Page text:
The hammer may be oldest tool we have record of. Stone hammers-some of the oldest human artifacts ever discovered-date back as early as 2,600,000 BCE. Not only is the hammer the oldest tool, but it is also the greatest. What make the hammer so great is its simplicity, power, and usefulness.The structure of the hammer is relatively simple-a fact largely responsible for its early invention and widespread distribution across cultures and geographic regions. The hammer is composed of two main parts: a handle and a head. The handle is used to swing the hammer. The head is used to hit other objects.While the hammer is a very simple tool, it is still able to generate tremendous power. This power results from two factors: the weight of the head, and the speed at which the hammer is swung. Every hammer (though some more than other) has a large distribution of weight at the head. When a hammer is swung, this weight pivots about the hand, which acts as a fulcrum. The handle carries the weight at a distance, acting as a lever arm, so a longer handle means increased speed. The weight of the head together with the speed generated by the lever arm is what gives the hammer so much power.The heavier the head and the faster it is swung, the more power a hammer produces.In addition to the hammer's great power, it also has an exceptionally wide range of useful applications. The purpose of the hammer -- to hit-- is a universal action that can accomplish many tasks. Let's start with the obvious: a hammer can be made to pound nails. But a hammer has many other uses as well. It can break apart hard objects such as brick or concrete. It can bend and shape metal or steel. It can gently tap objects to make small adjustments. It can be used to make sculpture or pottery. It can be used in the hot, harsh business of blacksmithing as well as in delicate operations like crafting jewelry. In times of desperation, it can even be used as a weapon.The hammer truly is a great tool. It is simple, powerful, and useful. A quintessential symbol of labor, the hammer has come to represent hard work and embody the spirit of human industry.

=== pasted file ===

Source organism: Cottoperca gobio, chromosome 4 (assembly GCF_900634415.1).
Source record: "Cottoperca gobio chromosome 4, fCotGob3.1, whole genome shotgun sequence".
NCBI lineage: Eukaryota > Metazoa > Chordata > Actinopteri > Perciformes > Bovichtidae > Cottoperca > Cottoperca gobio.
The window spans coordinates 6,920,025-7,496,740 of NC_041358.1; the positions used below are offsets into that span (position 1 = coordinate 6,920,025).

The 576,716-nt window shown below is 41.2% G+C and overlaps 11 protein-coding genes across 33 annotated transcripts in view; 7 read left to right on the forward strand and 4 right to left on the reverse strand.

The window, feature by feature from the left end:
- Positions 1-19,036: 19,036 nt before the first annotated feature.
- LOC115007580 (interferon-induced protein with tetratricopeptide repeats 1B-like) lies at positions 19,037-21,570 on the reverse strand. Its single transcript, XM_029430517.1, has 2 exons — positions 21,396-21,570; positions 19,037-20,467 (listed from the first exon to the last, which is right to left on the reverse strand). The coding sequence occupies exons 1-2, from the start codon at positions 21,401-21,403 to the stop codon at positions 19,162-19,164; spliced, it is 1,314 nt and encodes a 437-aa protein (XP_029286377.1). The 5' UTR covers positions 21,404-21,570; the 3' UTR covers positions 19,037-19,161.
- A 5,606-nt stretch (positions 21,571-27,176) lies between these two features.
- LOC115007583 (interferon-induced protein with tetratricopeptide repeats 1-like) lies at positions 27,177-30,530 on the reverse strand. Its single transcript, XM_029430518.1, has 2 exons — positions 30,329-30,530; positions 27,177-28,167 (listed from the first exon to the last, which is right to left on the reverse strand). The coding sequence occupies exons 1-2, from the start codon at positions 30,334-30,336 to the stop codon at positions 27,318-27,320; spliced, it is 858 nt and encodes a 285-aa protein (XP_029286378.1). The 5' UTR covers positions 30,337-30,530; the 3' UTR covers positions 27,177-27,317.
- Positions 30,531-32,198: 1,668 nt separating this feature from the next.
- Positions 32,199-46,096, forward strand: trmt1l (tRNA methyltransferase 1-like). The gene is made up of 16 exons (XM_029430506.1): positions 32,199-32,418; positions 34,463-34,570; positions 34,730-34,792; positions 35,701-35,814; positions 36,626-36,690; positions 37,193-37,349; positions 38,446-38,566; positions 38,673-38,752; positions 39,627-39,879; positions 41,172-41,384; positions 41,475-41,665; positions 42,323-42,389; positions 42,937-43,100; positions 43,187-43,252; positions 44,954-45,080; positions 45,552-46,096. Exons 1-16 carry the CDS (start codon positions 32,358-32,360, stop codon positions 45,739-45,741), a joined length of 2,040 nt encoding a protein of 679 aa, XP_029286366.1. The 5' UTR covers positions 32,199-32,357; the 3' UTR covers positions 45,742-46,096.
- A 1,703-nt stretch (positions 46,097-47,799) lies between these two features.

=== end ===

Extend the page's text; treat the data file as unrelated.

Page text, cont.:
As used in the final paragraph, which of the following describes something quintessential?